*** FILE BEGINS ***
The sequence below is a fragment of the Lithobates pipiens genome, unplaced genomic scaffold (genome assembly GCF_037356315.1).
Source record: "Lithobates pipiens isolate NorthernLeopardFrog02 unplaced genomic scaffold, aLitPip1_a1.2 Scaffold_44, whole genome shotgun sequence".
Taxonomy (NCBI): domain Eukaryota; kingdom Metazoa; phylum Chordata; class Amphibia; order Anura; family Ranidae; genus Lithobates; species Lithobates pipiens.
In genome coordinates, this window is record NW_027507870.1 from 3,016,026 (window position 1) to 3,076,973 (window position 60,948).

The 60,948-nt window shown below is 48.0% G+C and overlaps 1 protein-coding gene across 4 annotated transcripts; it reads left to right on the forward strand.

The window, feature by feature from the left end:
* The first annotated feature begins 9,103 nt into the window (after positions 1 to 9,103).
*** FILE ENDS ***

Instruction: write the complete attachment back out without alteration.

The sequence below is a fragment of the Lithobates pipiens genome, unplaced genomic scaffold (genome assembly GCF_037356315.1).
Source record: "Lithobates pipiens isolate NorthernLeopardFrog02 unplaced genomic scaffold, aLitPip1_a1.2 Scaffold_44, whole genome shotgun sequence".
Taxonomy (NCBI): domain Eukaryota; kingdom Metazoa; phylum Chordata; class Amphibia; order Anura; family Ranidae; genus Lithobates; species Lithobates pipiens.
In genome coordinates, this window is record NW_027507870.1 from 3,016,026 (window position 1) to 3,076,973 (window position 60,948).

The 60,948-nt window shown below is 48.0% G+C and overlaps 1 protein-coding gene across 4 annotated transcripts; it reads left to right on the forward strand.

The window, feature by feature from the left end:
* The first annotated feature begins 9,103 nt into the window (after positions 1 to 9,103).